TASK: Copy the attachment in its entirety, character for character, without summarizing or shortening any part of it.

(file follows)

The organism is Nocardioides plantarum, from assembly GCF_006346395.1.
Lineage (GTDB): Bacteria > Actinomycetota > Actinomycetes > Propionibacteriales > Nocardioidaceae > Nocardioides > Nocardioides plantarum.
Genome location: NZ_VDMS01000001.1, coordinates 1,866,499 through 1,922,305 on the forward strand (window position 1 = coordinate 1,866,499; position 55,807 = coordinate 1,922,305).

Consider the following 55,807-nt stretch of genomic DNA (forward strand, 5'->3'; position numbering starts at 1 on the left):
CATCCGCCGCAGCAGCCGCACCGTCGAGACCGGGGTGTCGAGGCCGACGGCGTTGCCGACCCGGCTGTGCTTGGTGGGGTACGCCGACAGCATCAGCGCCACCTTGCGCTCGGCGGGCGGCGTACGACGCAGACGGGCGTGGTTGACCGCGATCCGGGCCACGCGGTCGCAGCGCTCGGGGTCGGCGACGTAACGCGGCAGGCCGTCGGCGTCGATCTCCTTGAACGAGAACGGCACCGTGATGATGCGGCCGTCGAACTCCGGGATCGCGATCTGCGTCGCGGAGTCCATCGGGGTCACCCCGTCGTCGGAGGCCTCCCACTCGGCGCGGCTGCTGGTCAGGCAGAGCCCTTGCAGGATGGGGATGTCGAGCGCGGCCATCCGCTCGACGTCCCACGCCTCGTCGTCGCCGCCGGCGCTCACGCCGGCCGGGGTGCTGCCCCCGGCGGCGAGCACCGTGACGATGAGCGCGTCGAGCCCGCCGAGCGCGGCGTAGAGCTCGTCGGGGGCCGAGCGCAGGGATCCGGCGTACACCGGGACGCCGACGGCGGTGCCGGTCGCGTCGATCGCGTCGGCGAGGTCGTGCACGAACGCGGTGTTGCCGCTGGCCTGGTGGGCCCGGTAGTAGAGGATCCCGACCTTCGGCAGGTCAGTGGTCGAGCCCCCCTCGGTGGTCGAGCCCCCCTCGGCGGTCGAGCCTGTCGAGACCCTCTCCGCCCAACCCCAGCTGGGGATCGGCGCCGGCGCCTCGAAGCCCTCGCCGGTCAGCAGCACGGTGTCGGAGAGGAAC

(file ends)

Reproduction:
The organism is Nocardioides plantarum, from assembly GCF_006346395.1.
Lineage (GTDB): Bacteria > Actinomycetota > Actinomycetes > Propionibacteriales > Nocardioidaceae > Nocardioides > Nocardioides plantarum.
Genome location: NZ_VDMS01000001.1, coordinates 1,866,499 through 1,922,305 on the forward strand (window position 1 = coordinate 1,866,499; position 55,807 = coordinate 1,922,305).

Consider the following 55,807-nt stretch of genomic DNA (forward strand, 5'->3'; position numbering starts at 1 on the left):
CATCCGCCGCAGCAGCCGCACCGTCGAGACCGGGGTGTCGAGGCCGACGGCGTTGCCGACCCGGCTGTGCTTGGTGGGGTACGCCGACAGCATCAGCGCCACCTTGCGCTCGGCGGGCGGCGTACGACGCAGACGGGCGTGGTTGACCGCGATCCGGGCCACGCGGTCGCAGCGCTCGGGGTCGGCGACGTAACGCGGCAGGCCGTCGGCGTCGATCTCCTTGAACGAGAACGGCACCGTGATGATGCGGCCGTCGAACTCCGGGATCGCGATCTGCGTCGCGGAGTCCATCGGGGTCACCCCGTCGTCGGAGGCCTCCCACTCGGCGCGGCTGCTGGTCAGGCAGAGCCCTTGCAGGATGGGGATGTCGAGCGCGGCCATCCGCTCGACGTCCCACGCCTCGTCGTCGCCGCCGGCGCTCACGCCGGCCGGGGTGCTGCCCCCGGCGGCGAGCACCGTGACGATGAGCGCGTCGAGCCCGCCGAGCGCGGCGTAGAGCTCGTCGGGGGCCGAGCGCAGGGATCCGGCGTACACCGGGACGCCGACGGCGGTGCCGGTCGCGTCGATCGCGTCGGCGAGGTCGTGCACGAACGCGGTGTTGCCGCTGGCCTGGTGGGCCCGGTAGTAGAGGATCCCGACCTTCGGCAGGTCAGTGGTCGAGCCCCCCTCGGTGGTCGAGCCCCCCTCGGCGGTCGAGCCTGTCGAGACCCTCTCCGCCCAACCCCAGCTGGGGATCGGCGCCGGCGCCTCGAAGCCCTCGCCGGTCAGCAGCACGGTGTCGGAGAGGAAC